The plot centers on an imposter who targets a wealthy family for theft but ends up with more than he bargained for. The Addams family is one of those fascinating families that would make for a great film with some darkly comedic moments.
Beetlejuice is Tim Burton’s fourth film and his first live-action feature. The film follows a deceased couple who must now haunt their home as ghosts in an effort to maintain their way of life. Even though it’s not an animated film, it’s still enough whimsical and safe for kids. It has a bit more humor than Coraline, in fact. It’s an imaginative film that imagines what it might be like for a ghost couple to live happily ever after.
9. Edward Scissorhands
When comparing Tim Burton’s live-action dark fantasy pictures, Edward Scissorhands is right up there with Beetlejuice. In contrast to Beetlejuice’s comedic tone, Edward Scissorhands focuses more on romance, albeit with some humorous moments. Edward is a darling with a naive view of the world, despite the fact that his appearance could be frightening to a young child.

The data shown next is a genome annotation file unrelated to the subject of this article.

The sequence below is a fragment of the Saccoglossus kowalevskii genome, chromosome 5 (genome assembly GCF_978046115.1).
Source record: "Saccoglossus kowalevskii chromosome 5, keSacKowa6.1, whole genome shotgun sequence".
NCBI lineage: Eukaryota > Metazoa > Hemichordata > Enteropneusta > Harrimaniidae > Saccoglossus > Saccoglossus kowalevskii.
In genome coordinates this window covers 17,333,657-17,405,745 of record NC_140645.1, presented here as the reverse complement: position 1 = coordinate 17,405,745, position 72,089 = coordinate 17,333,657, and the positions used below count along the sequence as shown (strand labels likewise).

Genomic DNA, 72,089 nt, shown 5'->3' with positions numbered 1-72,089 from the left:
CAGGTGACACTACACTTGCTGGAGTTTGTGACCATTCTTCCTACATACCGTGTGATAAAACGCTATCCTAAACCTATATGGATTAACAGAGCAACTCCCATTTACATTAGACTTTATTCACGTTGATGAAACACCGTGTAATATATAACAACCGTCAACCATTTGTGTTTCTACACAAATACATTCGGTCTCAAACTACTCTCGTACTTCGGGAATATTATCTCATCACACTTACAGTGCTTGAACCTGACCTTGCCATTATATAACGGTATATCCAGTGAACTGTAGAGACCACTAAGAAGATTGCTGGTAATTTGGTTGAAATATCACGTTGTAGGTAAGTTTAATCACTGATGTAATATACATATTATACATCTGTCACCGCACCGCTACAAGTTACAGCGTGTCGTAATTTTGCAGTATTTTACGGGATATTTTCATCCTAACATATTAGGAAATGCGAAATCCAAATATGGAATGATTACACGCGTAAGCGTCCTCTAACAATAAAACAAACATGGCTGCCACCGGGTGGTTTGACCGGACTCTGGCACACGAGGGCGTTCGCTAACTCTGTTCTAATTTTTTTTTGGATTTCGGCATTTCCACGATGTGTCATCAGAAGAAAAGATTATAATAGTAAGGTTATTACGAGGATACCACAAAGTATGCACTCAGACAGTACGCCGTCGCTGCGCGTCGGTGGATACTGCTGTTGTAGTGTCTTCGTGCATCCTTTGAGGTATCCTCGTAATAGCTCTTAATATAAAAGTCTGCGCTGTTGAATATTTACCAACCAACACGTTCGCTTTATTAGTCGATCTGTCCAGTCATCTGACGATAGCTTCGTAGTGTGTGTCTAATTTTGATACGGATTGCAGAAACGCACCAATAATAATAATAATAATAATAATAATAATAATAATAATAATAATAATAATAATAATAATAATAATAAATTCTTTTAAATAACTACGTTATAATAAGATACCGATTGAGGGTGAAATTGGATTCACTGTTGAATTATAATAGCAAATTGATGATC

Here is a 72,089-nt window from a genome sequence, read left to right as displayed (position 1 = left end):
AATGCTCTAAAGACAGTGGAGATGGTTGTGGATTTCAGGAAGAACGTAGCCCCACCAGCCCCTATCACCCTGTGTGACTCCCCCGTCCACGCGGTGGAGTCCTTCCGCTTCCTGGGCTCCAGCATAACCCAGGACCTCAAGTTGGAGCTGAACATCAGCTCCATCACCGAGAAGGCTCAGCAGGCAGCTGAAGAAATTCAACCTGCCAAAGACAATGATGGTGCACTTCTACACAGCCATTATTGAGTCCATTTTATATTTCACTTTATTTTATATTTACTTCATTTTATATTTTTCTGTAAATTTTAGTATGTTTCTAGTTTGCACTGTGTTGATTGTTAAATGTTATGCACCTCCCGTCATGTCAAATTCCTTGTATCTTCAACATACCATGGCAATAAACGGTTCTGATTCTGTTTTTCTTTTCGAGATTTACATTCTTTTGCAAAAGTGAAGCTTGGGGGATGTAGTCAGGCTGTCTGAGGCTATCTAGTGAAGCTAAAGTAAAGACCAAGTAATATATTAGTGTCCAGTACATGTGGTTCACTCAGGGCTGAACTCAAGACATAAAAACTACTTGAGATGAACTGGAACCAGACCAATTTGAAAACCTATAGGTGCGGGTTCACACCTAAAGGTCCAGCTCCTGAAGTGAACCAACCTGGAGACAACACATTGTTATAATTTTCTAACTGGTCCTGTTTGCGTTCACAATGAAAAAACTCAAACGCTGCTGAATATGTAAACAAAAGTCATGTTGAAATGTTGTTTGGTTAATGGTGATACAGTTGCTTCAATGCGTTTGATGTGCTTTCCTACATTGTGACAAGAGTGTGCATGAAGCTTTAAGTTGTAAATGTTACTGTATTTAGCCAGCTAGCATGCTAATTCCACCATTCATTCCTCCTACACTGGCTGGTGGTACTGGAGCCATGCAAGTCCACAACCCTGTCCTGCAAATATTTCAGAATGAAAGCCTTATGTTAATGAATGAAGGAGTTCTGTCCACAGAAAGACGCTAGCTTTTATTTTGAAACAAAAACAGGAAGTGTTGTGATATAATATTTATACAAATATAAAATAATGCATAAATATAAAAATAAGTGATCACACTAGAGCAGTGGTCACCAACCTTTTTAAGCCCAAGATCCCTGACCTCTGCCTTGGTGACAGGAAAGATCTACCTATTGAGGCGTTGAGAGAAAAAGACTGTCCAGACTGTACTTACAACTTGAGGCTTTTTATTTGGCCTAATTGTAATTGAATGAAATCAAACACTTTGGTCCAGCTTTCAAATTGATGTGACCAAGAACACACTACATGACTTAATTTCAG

Tim Burton is unrivaled as the master of dark, animated cinema. Frankenweenie, another stop-motion animation picture, is another great addition to his resume alongside Corpse Bride. The picture is both a satire of and an homage to Frankenstein, and it’s brilliant.
The film follows a young child named Victor as he goes about his day and shows him grieving the loss of his dog Sparky. But he is resolved to revive his furry companion. Victor brings back to life his dog using the same tired technology seen in countless Frankenstein rip-offs. When word of his experiment spreads and others try to replicate it, that’s when things go ugly.